Category Archives: Music Medicine & Therapy

Music and Neurosciences V – Blog 3 (Moving on the beat of music)

Hello Dear Reader

BurgundyDay 2 of Music and Neurosciences (Friday 30th May) delivered a bright blue sky over the city of Dijon. The short coffee break between the first session and this one was bathed in warm light, bringing out the soft colours of the city.

I can definitely recommend Burgundy for your travels, dear reader.

The second morning session of Day 2 (Music and Neurosciences conference) was chaired by Simone Dalla Bella and Sonja Kotz. It focused on beat related training and rehabilitation.

Trinity_Academy_of_Irish_DanceThis field of research derives inspiration from the apparently natural human ability to entrain and move to a beat. This coupling of music and movement seems effortless for most, and therefore it offers promise as a purpose of performance enhancement for those who suffer from movement difficulties or who seek a movement boost (i.e. for sports performance).

The first talk was by Eckart Altenmueller, a professor who is never without a kind smile as far as I can tell.

He has spent many years developing a form of movement related Music-supported Therapy (MST) as a way to improve motor function after stroke. This is a serious issue with 150,000 new stroke patients every year in Germany alone.

Stroke_hemorrhagicThe rationale for a music-related therapy comes from studies that have shown how musical activity can trigger reactivity of motor areas of the brain in people who only show auditory related brain activity following stroke.

Eckart presented two new adaptations to his successful pilot of MST, which included a sonification of arm movements (you move your arm and by that movement you create tones) as well as a delayed auditory feedback training for the keyboard.

in total, 26 patients took the first intervention and, to his credit, Eckart proudly declared that the intervention had no effect at all. It was clear that he only got this data shortly before the conference yet he had plenty of interesting ideas on how the paradigm could be improved. The delayed feedback task by comparison did result in improved performance on a movement task in stroke patients. One theory was that this delay gave time for the patients to focus their attention.

Running_Man_Kyle_CassidyThe second talk was by Marc Leman who demonstrated his exciting new music synchronising software that he has called “DJogger”. This software comprises a music program that flexibly adapts to a person’s walking/running speed and even changes the track when there are sudden big changes in pace (i.e. going from a slow walk to a run).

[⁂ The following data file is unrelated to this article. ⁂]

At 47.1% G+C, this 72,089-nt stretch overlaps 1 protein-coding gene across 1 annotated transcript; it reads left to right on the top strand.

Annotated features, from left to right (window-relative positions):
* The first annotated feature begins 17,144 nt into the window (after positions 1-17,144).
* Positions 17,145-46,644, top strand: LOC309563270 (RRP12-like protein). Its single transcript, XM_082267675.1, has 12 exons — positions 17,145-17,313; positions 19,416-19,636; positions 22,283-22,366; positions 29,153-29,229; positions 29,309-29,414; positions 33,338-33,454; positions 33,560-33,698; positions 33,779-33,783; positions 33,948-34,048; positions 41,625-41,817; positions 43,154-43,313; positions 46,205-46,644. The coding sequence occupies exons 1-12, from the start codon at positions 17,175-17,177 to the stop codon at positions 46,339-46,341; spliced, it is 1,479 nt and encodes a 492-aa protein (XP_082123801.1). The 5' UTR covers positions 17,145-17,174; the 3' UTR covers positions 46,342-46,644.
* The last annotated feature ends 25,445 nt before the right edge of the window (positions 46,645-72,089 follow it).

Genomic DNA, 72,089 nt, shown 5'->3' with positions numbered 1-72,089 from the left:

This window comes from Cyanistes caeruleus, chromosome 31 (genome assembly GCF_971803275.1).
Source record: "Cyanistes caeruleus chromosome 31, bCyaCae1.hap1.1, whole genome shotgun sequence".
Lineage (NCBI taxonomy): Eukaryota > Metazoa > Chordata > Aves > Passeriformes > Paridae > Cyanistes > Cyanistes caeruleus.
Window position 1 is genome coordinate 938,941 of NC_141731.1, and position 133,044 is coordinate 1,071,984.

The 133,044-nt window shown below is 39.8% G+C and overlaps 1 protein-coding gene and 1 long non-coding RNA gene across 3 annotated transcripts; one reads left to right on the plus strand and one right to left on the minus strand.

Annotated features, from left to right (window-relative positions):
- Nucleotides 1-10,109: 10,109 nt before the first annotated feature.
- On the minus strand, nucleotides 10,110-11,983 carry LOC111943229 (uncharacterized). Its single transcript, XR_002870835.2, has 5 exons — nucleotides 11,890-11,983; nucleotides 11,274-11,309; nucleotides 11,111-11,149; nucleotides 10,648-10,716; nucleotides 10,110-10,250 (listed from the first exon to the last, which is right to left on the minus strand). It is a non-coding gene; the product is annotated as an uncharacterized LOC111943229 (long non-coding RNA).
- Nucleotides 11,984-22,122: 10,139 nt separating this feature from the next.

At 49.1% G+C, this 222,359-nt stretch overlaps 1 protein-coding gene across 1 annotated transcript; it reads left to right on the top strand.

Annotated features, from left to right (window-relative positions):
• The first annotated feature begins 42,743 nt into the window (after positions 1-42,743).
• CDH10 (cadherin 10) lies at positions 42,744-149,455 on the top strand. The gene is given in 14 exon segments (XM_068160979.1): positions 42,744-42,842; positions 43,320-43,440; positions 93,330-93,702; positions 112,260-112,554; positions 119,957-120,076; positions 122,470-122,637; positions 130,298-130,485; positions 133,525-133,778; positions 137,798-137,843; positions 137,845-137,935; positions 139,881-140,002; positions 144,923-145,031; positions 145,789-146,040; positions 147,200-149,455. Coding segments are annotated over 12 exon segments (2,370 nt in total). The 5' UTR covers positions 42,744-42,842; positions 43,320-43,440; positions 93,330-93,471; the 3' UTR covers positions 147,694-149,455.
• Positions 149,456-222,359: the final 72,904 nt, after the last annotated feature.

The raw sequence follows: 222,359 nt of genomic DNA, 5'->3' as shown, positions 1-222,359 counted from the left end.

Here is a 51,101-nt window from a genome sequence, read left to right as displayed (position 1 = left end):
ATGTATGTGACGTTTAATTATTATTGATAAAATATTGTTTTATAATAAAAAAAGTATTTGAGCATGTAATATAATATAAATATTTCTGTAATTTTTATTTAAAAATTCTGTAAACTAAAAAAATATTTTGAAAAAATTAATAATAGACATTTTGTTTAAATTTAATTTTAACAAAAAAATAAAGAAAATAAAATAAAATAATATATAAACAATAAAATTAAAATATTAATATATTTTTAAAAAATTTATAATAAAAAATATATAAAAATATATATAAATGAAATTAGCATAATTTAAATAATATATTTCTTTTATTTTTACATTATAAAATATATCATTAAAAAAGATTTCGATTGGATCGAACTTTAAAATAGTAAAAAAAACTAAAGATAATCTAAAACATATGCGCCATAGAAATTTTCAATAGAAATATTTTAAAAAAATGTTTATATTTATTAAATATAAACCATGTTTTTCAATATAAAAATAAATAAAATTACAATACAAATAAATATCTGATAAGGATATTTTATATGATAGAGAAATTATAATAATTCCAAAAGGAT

The DJogger has taken many years of study to develop and 4 experiments were presented, the results of which helped to fine tune the tempo and phase parameters of the software. I can see this development having huge commercial implications – my friend who is a runner was very keen to have a go! Hopefully there will also be useful applications for patients with movement difficulties.

The third talker was Benoit Bardy who continued on with the theme of studying the link between music and body responses. He is interested in the Locomotor-Respiratory Coupling (LRC), a natural synchronisation between the locomotion system and the way that we breathe. In both running and cycling experiments Benoit demonstrated how music can have a stabilising effect on the LRC.

Paralysis agitans-1892
Paralysis agitans-1892

Finally we heard from one of the chairs, Simone Dalla Bella, who has been working on auditory cueing in patients with Parkinson’s. In my book I have written about many of the background studies that have shown a positive effect of Rhythmic Auditory Stimulation (RAS) on movement in this population of individuals. A simple metronome beat can help them to walk more fluidly with less freezing responses. Although this effect is well documented we know little about the underlying mechanisms.

Simone proposed two theories:

1)      External rhythms support residual activity of the basal ganglia – thalamo-cortical pathway, which is damaged in Parkinson’s but may be re-stimulated by music

2)      External rhythms trigger compensatory activity in other motor pathways that are relatively spared in Parkinson’s, such as cerebellum routes.

Wittner_metronomeAt present, Simone does not have data to differentiate these theories but he has made progress in showing that auditory cueing in Parkinson’s patients can have benefits beyond their immediate motor needs, including boosts to time perception and tapping tasks. This finding suggests that the auditory cueing might be tapping into a general purpose timing mechanisms, an exciting possibility for future research to explore.

After this session I had a wander in the direction of lunch and the poster session. As usual there was an impressive array of research on show and it would be impossible to document it all. The conference proceedings include abstracts for all posters that can be accessed for free from the Mariani Foundation.    


Music, emotion and the brain

Hello Dear Reader

Beautiful York – I missed you!

This week has been one of the busiest of my life. I sold my London flat, bought a house back in my wonderful home town of York, and of course published my baby.

You Are The Music was very briefly the number one selling music book on Amazon last week, a fact that still astonishes and humbles me. I really enjoy the idea that I am making a contribution to music, however small.

I have rarely been so proud and grateful in my life: thank you, Dear Reader.

Now that the book is out there in the big wide world I am starting to hear what people think of it. That is, people other than my family and publisher, two rather biased sources of feedback. So far the word is good, there have been some kind and thoughtful reviews for which I am eternally grateful.

To be honest, I am more sensitive than I had assumed to these reviews: it’s funny how deeply you can feel towards what amounts to a pile of paper and words about music.

Speaking of deep emotion connections to music, I have just finished a cracking review on research into the brain correlates of music-evoked emotions by Stefan Koelsch and published in Nature Reviews Neuroscience.

The subject of music and emotions is one of the most heavily researched in the field of music psychology. This is not too surprising as it plays to a core question for our discipline – why does music change the way that we feel? Koelsch’s new article filters and frames decades of brain research in this area in an easily digestible and, in many places, surprising summary.